Apple has issued a profits warning, lowering its revenue forecasts. It cited a broad weakness in the PC market and slow overseas sales as reasons.

The company expects to generate between $1.40bn and $1.45bn in revenue for its third fiscal quarter, down from a previous estimate of $1.6 billion, it said in a statement. Lacklustre consumer sales and weak markets in Europe and Japan were offered as the main reasons for the reduced outlook.

Steve Jobs, Apple’s CEO, said: “Like others in our industry, we are experiencing a slowdown in sales this quarter. As a result, we’re going to miss our revenue projections by around 10 per cent, resulting in slightly lower profits.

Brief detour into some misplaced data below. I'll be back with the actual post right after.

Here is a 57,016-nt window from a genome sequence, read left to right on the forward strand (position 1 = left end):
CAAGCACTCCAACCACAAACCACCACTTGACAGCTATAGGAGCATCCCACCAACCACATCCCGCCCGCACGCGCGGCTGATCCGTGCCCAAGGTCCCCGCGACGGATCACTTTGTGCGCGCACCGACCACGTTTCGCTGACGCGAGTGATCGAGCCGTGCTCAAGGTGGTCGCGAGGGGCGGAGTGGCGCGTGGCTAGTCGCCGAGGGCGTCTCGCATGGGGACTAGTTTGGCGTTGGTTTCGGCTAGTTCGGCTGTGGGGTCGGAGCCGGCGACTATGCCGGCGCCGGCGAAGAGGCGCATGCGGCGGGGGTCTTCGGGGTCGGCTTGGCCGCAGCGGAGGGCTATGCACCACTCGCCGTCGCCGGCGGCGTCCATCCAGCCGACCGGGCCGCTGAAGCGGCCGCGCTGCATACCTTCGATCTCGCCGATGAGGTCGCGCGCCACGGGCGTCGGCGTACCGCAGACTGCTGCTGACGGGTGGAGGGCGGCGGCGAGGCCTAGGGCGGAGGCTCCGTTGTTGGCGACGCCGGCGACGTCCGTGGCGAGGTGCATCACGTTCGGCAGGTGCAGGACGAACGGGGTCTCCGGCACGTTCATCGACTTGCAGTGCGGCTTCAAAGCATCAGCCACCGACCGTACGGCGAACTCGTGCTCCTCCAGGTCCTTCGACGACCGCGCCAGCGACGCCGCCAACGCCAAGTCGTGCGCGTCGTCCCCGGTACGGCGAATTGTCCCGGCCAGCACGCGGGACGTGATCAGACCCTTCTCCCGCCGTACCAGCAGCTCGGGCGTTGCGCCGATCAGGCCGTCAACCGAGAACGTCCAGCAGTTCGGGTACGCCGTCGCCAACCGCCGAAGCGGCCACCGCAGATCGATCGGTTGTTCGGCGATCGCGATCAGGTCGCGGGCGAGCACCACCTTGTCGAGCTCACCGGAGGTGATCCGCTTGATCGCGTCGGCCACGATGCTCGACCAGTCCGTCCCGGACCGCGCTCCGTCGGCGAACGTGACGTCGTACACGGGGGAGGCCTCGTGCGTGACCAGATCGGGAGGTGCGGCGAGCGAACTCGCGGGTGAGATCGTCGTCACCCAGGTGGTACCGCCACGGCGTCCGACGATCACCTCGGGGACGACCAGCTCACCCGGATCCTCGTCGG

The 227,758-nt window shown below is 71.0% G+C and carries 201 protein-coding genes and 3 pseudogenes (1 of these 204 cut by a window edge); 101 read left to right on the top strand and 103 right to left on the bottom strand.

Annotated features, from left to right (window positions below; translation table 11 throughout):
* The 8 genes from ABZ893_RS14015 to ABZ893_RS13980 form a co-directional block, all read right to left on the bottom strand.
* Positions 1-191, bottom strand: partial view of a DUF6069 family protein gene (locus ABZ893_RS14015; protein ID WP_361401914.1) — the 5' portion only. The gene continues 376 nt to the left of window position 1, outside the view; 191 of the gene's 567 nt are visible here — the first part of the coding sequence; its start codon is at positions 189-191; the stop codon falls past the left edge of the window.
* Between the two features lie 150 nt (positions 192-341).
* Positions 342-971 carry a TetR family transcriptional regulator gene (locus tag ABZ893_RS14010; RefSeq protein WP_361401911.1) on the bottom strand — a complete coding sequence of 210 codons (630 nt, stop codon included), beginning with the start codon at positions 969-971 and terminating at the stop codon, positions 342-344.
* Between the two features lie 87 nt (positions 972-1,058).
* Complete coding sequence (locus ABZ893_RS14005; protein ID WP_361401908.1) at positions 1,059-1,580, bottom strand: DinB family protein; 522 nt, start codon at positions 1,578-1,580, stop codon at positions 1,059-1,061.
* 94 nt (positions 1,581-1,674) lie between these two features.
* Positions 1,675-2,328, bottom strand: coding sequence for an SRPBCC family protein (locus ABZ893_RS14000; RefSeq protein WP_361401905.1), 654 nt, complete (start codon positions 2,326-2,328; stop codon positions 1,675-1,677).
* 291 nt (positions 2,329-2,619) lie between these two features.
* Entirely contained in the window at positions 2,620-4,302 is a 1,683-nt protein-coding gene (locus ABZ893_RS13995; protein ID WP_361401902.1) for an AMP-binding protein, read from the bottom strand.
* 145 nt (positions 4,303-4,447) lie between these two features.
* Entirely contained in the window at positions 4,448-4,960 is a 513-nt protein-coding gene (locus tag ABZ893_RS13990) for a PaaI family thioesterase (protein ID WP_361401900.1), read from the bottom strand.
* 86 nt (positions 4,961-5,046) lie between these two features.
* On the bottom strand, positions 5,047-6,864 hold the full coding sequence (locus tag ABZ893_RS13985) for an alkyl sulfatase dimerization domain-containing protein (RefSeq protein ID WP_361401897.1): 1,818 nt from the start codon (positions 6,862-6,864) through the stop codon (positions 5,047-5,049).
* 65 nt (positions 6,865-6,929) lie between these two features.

“We’ve got some amazing new products in development, so we’re excited about the year ahead. As one of the few companies currently making a profit in the PC business, we remain very optimistic about Apple’s prospects for long-term growth.”

Soft demand in the consumer and creative markets, such as advertising and publishing, was also cited as a reason for the reduced forecast.

Apple’s third quarter ends on June 30; the company is due to report its results on July 16.

Apple shares declined during Tuesday’s trading, ahead of the announcement. Prices fell almost 2 per cent to $20.15 on the Nasdaq exchange.

The company's conference call for financial analysts is available for viewing until June 25.